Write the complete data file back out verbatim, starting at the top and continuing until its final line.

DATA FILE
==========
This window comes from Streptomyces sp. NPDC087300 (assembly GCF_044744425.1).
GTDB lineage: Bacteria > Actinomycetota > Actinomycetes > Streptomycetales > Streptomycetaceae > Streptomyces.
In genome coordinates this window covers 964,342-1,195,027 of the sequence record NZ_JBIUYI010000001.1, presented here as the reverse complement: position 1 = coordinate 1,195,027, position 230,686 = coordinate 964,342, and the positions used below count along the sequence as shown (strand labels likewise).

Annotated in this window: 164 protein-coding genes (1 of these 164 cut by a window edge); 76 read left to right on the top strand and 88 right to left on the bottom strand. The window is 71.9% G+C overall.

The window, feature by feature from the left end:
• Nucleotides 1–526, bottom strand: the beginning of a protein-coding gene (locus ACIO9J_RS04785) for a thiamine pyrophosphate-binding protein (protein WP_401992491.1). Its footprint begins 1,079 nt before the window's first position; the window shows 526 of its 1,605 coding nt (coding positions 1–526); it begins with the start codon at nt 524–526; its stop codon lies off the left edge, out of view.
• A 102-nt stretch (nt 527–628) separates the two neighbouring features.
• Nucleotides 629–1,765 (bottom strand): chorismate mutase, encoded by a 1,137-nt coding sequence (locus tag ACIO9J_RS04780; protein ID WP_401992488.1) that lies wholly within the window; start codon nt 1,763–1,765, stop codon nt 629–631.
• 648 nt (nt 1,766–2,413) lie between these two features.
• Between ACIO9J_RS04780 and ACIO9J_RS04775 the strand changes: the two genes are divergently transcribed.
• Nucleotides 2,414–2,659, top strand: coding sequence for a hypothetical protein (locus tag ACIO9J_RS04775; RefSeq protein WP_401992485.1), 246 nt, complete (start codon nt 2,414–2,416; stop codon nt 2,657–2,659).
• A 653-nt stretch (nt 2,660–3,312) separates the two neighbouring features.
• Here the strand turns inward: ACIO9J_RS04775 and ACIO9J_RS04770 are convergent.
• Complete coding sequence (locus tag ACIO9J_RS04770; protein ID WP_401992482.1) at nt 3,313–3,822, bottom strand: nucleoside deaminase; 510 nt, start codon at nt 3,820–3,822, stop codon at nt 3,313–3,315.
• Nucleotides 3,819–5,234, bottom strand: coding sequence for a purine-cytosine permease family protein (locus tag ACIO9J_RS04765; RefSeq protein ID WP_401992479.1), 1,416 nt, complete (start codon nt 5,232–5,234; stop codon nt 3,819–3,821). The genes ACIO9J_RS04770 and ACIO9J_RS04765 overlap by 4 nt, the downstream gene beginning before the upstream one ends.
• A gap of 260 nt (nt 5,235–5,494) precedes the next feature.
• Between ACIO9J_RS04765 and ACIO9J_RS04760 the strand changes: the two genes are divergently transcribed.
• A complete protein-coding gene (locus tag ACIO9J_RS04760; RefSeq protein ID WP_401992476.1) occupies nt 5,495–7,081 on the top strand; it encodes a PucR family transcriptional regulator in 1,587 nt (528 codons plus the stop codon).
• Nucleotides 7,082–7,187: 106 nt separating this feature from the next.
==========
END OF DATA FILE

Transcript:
This window comes from Streptomyces sp. NPDC087300 (assembly GCF_044744425.1).
GTDB lineage: Bacteria > Actinomycetota > Actinomycetes > Streptomycetales > Streptomycetaceae > Streptomyces.
In genome coordinates this window covers 964,342-1,195,027 of the sequence record NZ_JBIUYI010000001.1, presented here as the reverse complement: position 1 = coordinate 1,195,027, position 230,686 = coordinate 964,342, and the positions used below count along the sequence as shown (strand labels likewise).

Annotated in this window: 164 protein-coding genes (1 of these 164 cut by a window edge); 76 read left to right on the top strand and 88 right to left on the bottom strand. The window is 71.9% G+C overall.

The window, feature by feature from the left end:
• Nucleotides 1–526, bottom strand: the beginning of a protein-coding gene (locus ACIO9J_RS04785) for a thiamine pyrophosphate-binding protein (protein WP_401992491.1). Its footprint begins 1,079 nt before the window's first position; the window shows 526 of its 1,605 coding nt (coding positions 1–526); it begins with the start codon at nt 524–526; its stop codon lies off the left edge, out of view.
• A 102-nt stretch (nt 527–628) separates the two neighbouring features.
• Nucleotides 629–1,765 (bottom strand): chorismate mutase, encoded by a 1,137-nt coding sequence (locus tag ACIO9J_RS04780; protein ID WP_401992488.1) that lies wholly within the window; start codon nt 1,763–1,765, stop codon nt 629–631.
• 648 nt (nt 1,766–2,413) lie between these two features.
• Between ACIO9J_RS04780 and ACIO9J_RS04775 the strand changes: the two genes are divergently transcribed.
• Nucleotides 2,414–2,659, top strand: coding sequence for a hypothetical protein (locus tag ACIO9J_RS04775; RefSeq protein WP_401992485.1), 246 nt, complete (start codon nt 2,414–2,416; stop codon nt 2,657–2,659).
• A 653-nt stretch (nt 2,660–3,312) separates the two neighbouring features.
• Here the strand turns inward: ACIO9J_RS04775 and ACIO9J_RS04770 are convergent.
• Complete coding sequence (locus tag ACIO9J_RS04770; protein ID WP_401992482.1) at nt 3,313–3,822, bottom strand: nucleoside deaminase; 510 nt, start codon at nt 3,820–3,822, stop codon at nt 3,313–3,315.
• Nucleotides 3,819–5,234, bottom strand: coding sequence for a purine-cytosine permease family protein (locus tag ACIO9J_RS04765; RefSeq protein ID WP_401992479.1), 1,416 nt, complete (start codon nt 5,232–5,234; stop codon nt 3,819–3,821). The genes ACIO9J_RS04770 and ACIO9J_RS04765 overlap by 4 nt, the downstream gene beginning before the upstream one ends.
• A gap of 260 nt (nt 5,235–5,494) precedes the next feature.
• Between ACIO9J_RS04765 and ACIO9J_RS04760 the strand changes: the two genes are divergently transcribed.
• A complete protein-coding gene (locus tag ACIO9J_RS04760; RefSeq protein ID WP_401992476.1) occupies nt 5,495–7,081 on the top strand; it encodes a PucR family transcriptional regulator in 1,587 nt (528 codons plus the stop codon).
• Nucleotides 7,082–7,187: 106 nt separating this feature from the next.